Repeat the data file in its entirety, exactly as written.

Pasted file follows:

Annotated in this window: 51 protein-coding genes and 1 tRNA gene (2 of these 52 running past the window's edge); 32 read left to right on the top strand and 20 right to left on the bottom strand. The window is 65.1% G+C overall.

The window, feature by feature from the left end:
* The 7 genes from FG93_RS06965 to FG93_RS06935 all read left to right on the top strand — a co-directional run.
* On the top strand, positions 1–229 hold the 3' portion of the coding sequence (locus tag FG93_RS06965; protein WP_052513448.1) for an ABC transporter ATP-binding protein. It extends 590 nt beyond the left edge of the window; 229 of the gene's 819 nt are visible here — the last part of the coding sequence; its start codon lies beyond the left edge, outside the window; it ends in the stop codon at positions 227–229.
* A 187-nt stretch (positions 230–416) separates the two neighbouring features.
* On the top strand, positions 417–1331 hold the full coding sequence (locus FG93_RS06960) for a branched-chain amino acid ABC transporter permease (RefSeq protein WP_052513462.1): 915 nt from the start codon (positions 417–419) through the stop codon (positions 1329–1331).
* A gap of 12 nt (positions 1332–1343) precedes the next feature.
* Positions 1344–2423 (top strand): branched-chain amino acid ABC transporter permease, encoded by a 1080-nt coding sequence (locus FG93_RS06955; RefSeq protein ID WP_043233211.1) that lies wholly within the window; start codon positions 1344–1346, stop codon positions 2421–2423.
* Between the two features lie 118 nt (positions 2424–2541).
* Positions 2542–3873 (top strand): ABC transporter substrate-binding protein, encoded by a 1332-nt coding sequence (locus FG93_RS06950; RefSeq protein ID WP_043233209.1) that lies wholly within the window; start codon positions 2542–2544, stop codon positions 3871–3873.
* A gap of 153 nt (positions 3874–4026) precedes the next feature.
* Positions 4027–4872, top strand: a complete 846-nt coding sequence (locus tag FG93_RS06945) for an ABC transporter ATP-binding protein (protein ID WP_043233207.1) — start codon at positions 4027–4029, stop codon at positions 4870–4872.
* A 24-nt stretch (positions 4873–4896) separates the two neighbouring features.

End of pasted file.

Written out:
Annotated in this window: 51 protein-coding genes and 1 tRNA gene (2 of these 52 running past the window's edge); 32 read left to right on the top strand and 20 right to left on the bottom strand. The window is 65.1% G+C overall.

The window, feature by feature from the left end:
* The 7 genes from FG93_RS06965 to FG93_RS06935 all read left to right on the top strand — a co-directional run.
* On the top strand, positions 1–229 hold the 3' portion of the coding sequence (locus tag FG93_RS06965; protein WP_052513448.1) for an ABC transporter ATP-binding protein. It extends 590 nt beyond the left edge of the window; 229 of the gene's 819 nt are visible here — the last part of the coding sequence; its start codon lies beyond the left edge, outside the window; it ends in the stop codon at positions 227–229.
* A 187-nt stretch (positions 230–416) separates the two neighbouring features.
* On the top strand, positions 417–1331 hold the full coding sequence (locus FG93_RS06960) for a branched-chain amino acid ABC transporter permease (RefSeq protein WP_052513462.1): 915 nt from the start codon (positions 417–419) through the stop codon (positions 1329–1331).
* A gap of 12 nt (positions 1332–1343) precedes the next feature.
* Positions 1344–2423 (top strand): branched-chain amino acid ABC transporter permease, encoded by a 1080-nt coding sequence (locus FG93_RS06955; RefSeq protein ID WP_043233211.1) that lies wholly within the window; start codon positions 1344–1346, stop codon positions 2421–2423.
* Between the two features lie 118 nt (positions 2424–2541).
* Positions 2542–3873 (top strand): ABC transporter substrate-binding protein, encoded by a 1332-nt coding sequence (locus FG93_RS06950; RefSeq protein ID WP_043233209.1) that lies wholly within the window; start codon positions 2542–2544, stop codon positions 3871–3873.
* A gap of 153 nt (positions 3874–4026) precedes the next feature.
* Positions 4027–4872, top strand: a complete 846-nt coding sequence (locus tag FG93_RS06945) for an ABC transporter ATP-binding protein (protein ID WP_043233207.1) — start codon at positions 4027–4029, stop codon at positions 4870–4872.
* A 24-nt stretch (positions 4873–4896) separates the two neighbouring features.